Wednesday, October 6, 2010

Jackie - It's All Up to the Man Now

Here's the deal. When you've been in college as long as I have, the Financial Aid people don't like it. In fact, they try really hard to make sure you aren't in college as long as I have been -- and generally, with good reason. However, I am still in school -- with my own good reasons.

I knew I was approaching the credit limit for financial aid assistance and had some plans in place for when it was going to run out. I thought everything was hunky dory for this semester when the school computer systems said my financial aid was planned to come through just like normal. I even got a postcard in the mail telling me that everything was in order.

But then it didn't come through and when I contacted them to find out I'm on financial aid suspension. You're shocked, right? Me too. I get good grades and I haven't reached the limit [thought I'm on the brink], so I was completely blindsided by this news. Turns out, they won't let you go over the limit, which is why I was put on suspension [without warning] now. The very friendly person answering my emails told me I can fill out a Satisfactory Academic Progress Appeal in hopes they will change their mind in my case and continue my aid. I filled out the form, wrote a personal statement and had to meet with my academic adviser. She's a rather busy person, so we had a brief email conversation about what was going on and I dropped off the form for her to fill out. That set got lost and I ended up dropping off another set a few days later. When I went to pick those up, they had been filled out wrong. After a third, successful, attempt, I walked all my forms down to the Financial Aid office yesterday and turned everything in.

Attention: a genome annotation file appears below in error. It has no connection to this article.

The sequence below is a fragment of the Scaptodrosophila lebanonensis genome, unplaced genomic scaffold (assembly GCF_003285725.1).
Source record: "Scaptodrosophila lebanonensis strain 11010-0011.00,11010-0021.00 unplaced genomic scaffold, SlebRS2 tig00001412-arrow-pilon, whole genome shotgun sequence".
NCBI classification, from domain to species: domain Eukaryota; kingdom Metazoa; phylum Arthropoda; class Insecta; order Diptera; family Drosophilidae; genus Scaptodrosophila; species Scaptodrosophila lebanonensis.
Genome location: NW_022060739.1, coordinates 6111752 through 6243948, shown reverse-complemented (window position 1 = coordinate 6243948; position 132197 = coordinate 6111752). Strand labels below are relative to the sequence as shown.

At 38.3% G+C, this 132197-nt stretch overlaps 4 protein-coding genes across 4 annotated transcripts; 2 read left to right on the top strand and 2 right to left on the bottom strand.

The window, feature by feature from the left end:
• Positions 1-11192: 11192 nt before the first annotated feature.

I'm asking for prayers, thoughts or good juju -- whatever it is you go for -- in the direction of the person reviewing my case, because it's all up to the man [or woman], now. And I literally see someone at an old desk examining every word I wrote to determine of I'm worthy. ... Wow, I shouldn't think about that anymore. It's a little overwhelming. But on the brighter side, this person can both approve for me to get my financial aid this semester and can increase the credit limit to include the rest of my schooling education, if they see see fit.

Now, if they don't my financial goals are pretty much out the air because I'll have to come up with $4,000 in the next 9 weeks or I won't be able to continue my education. But right now, I have high hopes.

In case you're interested, I included my personal statement in the comments section if you've ever wondered for yourself what the heck I'm doing with my life.

Oh... and did I mention my check engine light turned on last week?


  1. Jacqueline P. Alvarez
    SID: 830-106-457